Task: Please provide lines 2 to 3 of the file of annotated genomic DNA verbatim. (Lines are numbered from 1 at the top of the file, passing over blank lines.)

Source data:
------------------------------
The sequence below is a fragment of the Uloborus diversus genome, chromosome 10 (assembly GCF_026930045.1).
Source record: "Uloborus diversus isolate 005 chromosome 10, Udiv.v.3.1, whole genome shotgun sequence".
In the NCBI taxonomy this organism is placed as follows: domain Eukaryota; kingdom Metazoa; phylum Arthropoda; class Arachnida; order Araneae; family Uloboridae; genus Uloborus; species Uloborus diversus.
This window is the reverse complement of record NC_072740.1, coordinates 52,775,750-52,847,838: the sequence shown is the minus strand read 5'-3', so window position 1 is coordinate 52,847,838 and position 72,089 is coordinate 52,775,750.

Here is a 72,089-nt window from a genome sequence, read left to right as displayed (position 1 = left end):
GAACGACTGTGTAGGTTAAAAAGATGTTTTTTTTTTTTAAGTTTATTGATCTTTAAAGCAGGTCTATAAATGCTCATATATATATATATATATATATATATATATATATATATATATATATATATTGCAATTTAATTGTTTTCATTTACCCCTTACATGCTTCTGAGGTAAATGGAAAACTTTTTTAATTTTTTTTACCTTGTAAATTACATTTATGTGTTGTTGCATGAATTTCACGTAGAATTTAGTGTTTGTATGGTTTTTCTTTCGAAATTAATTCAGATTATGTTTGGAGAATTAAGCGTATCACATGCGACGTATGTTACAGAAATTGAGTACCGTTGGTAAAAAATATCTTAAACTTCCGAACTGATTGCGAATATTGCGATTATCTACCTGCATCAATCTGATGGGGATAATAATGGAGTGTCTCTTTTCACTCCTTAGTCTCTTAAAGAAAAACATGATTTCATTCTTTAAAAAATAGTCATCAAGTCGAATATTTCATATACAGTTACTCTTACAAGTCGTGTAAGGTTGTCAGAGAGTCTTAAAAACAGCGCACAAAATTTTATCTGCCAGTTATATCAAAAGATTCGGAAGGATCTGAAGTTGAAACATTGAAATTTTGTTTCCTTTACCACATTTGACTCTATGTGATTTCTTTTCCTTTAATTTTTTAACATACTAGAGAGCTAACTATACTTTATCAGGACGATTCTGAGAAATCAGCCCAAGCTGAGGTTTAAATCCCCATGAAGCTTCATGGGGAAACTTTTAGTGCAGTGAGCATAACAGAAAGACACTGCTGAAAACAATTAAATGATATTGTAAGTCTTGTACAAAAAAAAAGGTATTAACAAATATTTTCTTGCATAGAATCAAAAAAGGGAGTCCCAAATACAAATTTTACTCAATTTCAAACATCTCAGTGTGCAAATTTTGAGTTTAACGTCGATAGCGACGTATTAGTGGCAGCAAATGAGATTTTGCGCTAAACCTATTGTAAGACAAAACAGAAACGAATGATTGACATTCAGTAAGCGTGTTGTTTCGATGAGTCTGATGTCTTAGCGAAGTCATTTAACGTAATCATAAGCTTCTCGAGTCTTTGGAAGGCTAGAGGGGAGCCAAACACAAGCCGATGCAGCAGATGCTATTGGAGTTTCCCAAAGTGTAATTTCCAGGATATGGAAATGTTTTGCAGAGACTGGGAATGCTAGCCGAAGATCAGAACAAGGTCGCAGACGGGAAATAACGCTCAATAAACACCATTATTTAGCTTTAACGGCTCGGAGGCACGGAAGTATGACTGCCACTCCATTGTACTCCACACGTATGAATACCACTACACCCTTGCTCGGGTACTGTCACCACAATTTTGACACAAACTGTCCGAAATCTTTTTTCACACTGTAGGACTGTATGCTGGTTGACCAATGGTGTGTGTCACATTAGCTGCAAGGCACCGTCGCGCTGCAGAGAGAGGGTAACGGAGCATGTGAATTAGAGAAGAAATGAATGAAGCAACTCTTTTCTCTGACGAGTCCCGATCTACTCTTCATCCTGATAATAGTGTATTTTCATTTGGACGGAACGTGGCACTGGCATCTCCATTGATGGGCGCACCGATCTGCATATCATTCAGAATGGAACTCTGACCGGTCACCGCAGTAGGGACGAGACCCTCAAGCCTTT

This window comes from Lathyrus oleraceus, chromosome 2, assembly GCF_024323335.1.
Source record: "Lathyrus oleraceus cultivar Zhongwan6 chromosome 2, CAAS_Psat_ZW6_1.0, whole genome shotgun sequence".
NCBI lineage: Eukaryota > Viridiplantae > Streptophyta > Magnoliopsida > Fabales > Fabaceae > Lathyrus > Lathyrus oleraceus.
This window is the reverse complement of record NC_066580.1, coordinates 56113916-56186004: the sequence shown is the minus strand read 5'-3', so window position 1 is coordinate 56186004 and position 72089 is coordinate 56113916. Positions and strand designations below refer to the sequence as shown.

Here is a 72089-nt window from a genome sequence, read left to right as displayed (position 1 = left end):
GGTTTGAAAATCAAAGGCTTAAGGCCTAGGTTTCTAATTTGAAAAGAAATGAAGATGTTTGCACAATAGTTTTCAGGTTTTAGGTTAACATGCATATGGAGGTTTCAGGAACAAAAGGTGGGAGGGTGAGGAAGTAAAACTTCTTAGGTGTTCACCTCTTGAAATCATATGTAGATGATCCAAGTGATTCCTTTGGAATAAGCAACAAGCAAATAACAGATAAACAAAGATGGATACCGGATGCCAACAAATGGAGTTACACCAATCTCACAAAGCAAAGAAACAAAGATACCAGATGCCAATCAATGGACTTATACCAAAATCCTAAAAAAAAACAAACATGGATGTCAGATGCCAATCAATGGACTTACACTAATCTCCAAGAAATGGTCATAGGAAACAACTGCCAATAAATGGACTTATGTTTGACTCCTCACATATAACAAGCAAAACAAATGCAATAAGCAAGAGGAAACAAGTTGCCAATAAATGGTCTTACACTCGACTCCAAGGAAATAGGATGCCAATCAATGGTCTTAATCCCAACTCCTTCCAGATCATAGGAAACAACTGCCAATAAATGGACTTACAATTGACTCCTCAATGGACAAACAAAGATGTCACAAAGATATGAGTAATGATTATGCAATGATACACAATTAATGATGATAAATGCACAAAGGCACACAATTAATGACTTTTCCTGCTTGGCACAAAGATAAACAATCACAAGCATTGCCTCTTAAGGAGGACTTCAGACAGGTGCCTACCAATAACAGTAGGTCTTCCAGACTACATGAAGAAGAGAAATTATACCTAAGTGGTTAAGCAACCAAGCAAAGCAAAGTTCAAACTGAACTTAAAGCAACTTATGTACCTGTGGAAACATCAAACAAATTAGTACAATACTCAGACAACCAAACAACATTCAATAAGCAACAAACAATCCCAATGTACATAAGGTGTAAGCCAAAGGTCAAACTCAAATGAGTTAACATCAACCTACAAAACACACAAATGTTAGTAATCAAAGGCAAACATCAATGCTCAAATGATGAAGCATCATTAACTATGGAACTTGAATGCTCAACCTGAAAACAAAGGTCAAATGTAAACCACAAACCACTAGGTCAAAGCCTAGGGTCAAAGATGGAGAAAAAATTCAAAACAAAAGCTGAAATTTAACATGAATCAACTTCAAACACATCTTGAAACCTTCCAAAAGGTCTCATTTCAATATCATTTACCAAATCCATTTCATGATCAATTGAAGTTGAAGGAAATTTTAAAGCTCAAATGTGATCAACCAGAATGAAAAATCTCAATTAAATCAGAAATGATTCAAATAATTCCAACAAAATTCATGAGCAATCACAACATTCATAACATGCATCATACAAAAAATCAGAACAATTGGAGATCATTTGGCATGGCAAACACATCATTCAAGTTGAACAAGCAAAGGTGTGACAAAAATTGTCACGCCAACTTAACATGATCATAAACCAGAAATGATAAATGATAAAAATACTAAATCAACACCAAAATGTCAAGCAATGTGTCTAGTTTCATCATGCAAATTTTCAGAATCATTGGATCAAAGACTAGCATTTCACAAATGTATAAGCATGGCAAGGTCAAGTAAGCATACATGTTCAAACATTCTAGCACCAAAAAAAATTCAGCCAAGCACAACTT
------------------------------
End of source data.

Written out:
Source record: "Uloborus diversus isolate 005 chromosome 10, Udiv.v.3.1, whole genome shotgun sequence".
In the NCBI taxonomy this organism is placed as follows: domain Eukaryota; kingdom Metazoa; phylum Arthropoda; class Arachnida; order Araneae; family Uloboridae; genus Uloborus; species Uloborus diversus.